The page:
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November/December 2020 | Nontethelelo Ramantswana

ForestTech 2020 conference

Technology

General

Introduction
In mid-November Forsilvitech attended the ForestTECH conference which was offered both physically and virtually. The conference predominantly focuses on New Zealand and Australia’s forest issues, however, the content is globally relevant. This year, day one of the conference focused on forest establishment, mechanised planting and silviculture. We will use this opportunity to give a summary of the main technologies discussed and reflect on opportunities for the future. 

A look at the past and future
In terms of progress in silviculture mechanisation over the past 50 years, it was indicated that even though there were innovations over the years (1970s – 1990s in Scandinavia) some innovation such as complete planting machines lacked further development and adoption. Some innovations in improving silviculture included the development of more ergonomic planting tubes as well the use of planting augers and pruning pole saws. In terms of current and future developments, the use of robotics, drones (apply chemicals and fertilizers) as well as the integration of autonomous machines were identified key areas of future growth.

Mechanised planting technologies
Some lessons on the mechanised planting trials with the M-Planter were provided. The unique excavator-based unit mounted with a ripping and mounding head was shown and initial results indicated that the system could be applied successfully on various sites in New Zealand. Additional results obtained from the use of a Komatsu excavator mounted with a Risutec ASP-150 planting head on burnt and unburnt sites were also presented. Despite technical challenges, the results indicated good cultivation and productivities of between 110 – 155 plants per hour (daytime) and 90 – 110 plant per hour (night-time) with the possibility of significant improvements (>200 plants per hour) with an experienced operator. The various products used for mechanised scarification, mounding, trenching and planting systems from Sweden were outlined by Bracke Forest.

Digital technologies
Regarding digital technologies, FPT (Forest Pro Technologies) which is a GPS application adapted for the M-planter was described. The system records the tree location and produces a planting grid. Furthermore, data collected is uploaded to the server and made available to the user online on their device (cellphone or tablet). Linking to this topic was information on planting technologies and precision technologies provided by Risutec. ASTA and Task guiding systems were presented as digital reforesting solutions which record the seedling location and document what has been done on a particular site.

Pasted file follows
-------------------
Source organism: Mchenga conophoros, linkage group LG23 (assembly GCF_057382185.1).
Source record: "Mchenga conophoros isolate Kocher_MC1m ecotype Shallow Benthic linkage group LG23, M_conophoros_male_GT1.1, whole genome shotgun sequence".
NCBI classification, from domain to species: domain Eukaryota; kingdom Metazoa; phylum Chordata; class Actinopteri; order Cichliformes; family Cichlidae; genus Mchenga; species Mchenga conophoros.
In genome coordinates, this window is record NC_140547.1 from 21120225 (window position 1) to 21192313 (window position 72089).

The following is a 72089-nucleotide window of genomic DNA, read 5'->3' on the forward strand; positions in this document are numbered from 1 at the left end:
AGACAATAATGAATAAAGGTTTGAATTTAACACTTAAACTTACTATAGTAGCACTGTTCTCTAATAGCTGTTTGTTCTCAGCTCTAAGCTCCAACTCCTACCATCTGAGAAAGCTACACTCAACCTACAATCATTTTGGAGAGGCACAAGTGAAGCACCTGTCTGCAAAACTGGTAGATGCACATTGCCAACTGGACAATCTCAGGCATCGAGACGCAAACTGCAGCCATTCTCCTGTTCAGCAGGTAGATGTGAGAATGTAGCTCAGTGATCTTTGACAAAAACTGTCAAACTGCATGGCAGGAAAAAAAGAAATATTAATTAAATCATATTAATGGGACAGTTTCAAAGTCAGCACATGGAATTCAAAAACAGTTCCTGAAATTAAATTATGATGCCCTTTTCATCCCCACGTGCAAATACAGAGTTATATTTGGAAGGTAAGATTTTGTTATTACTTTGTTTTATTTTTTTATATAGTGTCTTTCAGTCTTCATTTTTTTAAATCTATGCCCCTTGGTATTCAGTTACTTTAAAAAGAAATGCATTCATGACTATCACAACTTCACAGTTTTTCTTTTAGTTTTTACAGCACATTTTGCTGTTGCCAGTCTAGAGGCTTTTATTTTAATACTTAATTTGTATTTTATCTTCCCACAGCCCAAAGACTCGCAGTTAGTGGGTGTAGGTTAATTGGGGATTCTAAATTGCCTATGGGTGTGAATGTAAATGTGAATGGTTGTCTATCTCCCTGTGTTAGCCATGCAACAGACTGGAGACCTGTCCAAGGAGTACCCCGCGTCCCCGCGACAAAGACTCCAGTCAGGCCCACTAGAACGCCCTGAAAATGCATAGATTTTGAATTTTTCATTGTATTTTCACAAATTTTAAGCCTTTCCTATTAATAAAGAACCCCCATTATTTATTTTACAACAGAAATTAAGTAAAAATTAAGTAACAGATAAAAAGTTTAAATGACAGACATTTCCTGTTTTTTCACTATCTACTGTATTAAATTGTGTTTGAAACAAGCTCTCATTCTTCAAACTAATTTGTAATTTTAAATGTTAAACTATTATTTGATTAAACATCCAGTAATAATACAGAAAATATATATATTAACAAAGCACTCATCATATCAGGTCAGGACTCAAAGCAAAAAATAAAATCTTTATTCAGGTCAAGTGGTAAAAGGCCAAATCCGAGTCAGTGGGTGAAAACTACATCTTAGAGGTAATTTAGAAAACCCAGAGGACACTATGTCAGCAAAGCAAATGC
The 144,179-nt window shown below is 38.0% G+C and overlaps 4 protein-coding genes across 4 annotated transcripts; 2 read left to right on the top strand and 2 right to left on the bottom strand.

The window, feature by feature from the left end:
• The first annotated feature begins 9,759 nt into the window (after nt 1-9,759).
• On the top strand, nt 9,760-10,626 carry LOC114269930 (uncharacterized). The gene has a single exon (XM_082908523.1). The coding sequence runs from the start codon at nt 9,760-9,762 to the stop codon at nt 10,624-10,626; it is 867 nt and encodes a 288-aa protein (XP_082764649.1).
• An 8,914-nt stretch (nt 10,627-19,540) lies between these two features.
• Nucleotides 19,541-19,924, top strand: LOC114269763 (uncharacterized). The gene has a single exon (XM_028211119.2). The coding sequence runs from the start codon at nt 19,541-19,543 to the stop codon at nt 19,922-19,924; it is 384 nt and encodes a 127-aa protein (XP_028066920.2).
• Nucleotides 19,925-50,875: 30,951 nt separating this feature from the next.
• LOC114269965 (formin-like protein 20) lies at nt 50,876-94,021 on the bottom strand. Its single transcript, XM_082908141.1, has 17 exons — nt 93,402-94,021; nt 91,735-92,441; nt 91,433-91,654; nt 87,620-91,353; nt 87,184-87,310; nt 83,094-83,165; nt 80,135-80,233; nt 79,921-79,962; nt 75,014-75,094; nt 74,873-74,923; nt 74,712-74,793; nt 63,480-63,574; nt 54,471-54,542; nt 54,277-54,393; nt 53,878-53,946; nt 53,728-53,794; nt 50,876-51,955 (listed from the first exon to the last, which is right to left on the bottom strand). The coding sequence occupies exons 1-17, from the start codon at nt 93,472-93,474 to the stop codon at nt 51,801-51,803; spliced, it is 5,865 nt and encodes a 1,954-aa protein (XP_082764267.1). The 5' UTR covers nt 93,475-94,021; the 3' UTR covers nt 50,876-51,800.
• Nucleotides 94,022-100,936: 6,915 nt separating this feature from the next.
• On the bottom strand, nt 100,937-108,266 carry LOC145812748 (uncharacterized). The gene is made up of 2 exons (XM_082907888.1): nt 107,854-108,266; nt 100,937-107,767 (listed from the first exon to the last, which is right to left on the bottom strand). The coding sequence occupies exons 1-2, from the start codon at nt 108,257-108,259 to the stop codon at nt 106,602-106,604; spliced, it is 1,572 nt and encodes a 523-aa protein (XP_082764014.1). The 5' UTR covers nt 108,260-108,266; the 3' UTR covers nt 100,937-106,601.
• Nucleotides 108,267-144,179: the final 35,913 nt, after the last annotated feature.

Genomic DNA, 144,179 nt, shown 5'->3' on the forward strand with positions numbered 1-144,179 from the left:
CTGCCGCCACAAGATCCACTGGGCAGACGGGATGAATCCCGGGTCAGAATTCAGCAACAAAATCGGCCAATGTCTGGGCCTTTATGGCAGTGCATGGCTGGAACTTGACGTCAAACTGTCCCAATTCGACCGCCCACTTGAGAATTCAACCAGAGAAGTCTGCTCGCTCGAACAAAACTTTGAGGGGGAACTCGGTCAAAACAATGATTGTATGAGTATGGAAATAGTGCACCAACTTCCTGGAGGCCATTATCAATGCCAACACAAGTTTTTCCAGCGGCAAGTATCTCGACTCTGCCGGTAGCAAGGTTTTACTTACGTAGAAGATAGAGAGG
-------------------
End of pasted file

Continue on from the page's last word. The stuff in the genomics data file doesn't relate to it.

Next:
Drone technology
Information from DroneSeed showed how drones are being used to effectively reforest large areas post forest site disturbances such as fires. The regulatory challenges were outlined and opportunities for improvement were described by focusing on the modular fleets, precision software and seed vessels provided by DroneSeed. The application of heavy lift drones for delivering seedlings to planters on steep terrain and feedback on trials were drones were used for chemical spraying was provided by Interpine. Interpine also showed how drones were being used to assess tree stocking (remaining stems per ha) in  thinned pine stands . Airseed technologies also provided information on environmental restoration through planting seeds from UAVs.

Post planting assessments
The expansion of deep learning technologies was described by Scion where activities such as phenotyping in nursery plants and seedling detection on planted sites was shown. Skylab presented on the use of high precision digital mapping algorithm tools for post planting seedling survival, weed mapping and vitality measurements. Adding to the discussion, SwiftGeoSpatial also gave an overview of their use of ultra-high-resolution satellite imagery for tree counting before canopy closure.

Summary
Overall the main drivers of mechanised silviculture that were described by the various presenters were improving safety, overcome labour shortages, improve productivity and cost efficiency, improve quality and need to replant large areas due to fires and other pest and disease impacts. Going into the future, some of the focus areas in New Zealand forestry will be on technologies focused on precision planting mechanisation, mechanised thinning to waste and precision forestry.


For more information visit: foresttech